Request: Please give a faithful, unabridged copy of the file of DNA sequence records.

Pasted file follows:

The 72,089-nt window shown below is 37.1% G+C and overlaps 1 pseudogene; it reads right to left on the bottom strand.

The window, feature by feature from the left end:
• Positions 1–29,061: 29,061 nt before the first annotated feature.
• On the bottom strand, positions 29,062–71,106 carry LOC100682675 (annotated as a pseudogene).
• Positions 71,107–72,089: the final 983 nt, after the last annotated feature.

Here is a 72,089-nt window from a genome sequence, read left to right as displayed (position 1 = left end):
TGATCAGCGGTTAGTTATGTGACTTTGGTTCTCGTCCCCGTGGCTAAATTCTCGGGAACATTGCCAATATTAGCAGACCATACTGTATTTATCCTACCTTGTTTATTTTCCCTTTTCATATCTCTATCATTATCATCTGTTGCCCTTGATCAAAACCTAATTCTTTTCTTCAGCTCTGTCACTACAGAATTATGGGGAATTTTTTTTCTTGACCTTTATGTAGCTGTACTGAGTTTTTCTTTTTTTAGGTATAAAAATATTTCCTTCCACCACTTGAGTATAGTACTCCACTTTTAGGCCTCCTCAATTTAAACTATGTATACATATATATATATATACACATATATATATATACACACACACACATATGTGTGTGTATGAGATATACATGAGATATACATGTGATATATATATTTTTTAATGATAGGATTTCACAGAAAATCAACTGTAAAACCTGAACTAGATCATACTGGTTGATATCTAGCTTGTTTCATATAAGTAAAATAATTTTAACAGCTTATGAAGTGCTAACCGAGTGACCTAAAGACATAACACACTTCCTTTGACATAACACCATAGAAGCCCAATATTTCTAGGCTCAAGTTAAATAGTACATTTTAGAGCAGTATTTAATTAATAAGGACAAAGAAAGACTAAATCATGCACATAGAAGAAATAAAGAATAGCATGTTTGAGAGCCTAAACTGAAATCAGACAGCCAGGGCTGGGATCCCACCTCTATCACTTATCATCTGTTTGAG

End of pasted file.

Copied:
The 72,089-nt window shown below is 37.1% G+C and overlaps 1 pseudogene; it reads right to left on the bottom strand.

The window, feature by feature from the left end:
• Positions 1–29,061: 29,061 nt before the first annotated feature.
• On the bottom strand, positions 29,062–71,106 carry LOC100682675 (annotated as a pseudogene).
• Positions 71,107–72,089: the final 983 nt, after the last annotated feature.

Here is a 72,089-nt window from a genome sequence, read left to right as displayed (position 1 = left end):
TGATCAGCGGTTAGTTATGTGACTTTGGTTCTCGTCCCCGTGGCTAAATTCTCGGGAACATTGCCAATATTAGCAGACCATACTGTATTTATCCTACCTTGTTTATTTTCCCTTTTCATATCTCTATCATTATCATCTGTTGCCCTTGATCAAAACCTAATTCTTTTCTTCAGCTCTGTCACTACAGAATTATGGGGAATTTTTTTTCTTGACCTTTATGTAGCTGTACTGAGTTTTTCTTTTTTTAGGTATAAAAATATTTCCTTCCACCACTTGAGTATAGTACTCCACTTTTAGGCCTCCTCAATTTAAACTATGTATACATATATATATATATACACATATATATATATACACACACACACATATGTGTGTGTATGAGATATACATGAGATATACATGTGATATATATATTTTTTAATGATAGGATTTCACAGAAAATCAACTGTAAAACCTGAACTAGATCATACTGGTTGATATCTAGCTTGTTTCATATAAGTAAAATAATTTTAACAGCTTATGAAGTGCTAACCGAGTGACCTAAAGACATAACACACTTCCTTTGACATAACACCATAGAAGCCCAATATTTCTAGGCTCAAGTTAAATAGTACATTTTAGAGCAGTATTTAATTAATAAGGACAAAGAAAGACTAAATCATGCACATAGAAGAAATAAAGAATAGCATGTTTGAGAGCCTAAACTGAAATCAGACAGCCAGGGCTGGGATCCCACCTCTATCACTTATCATCTGTTTGAG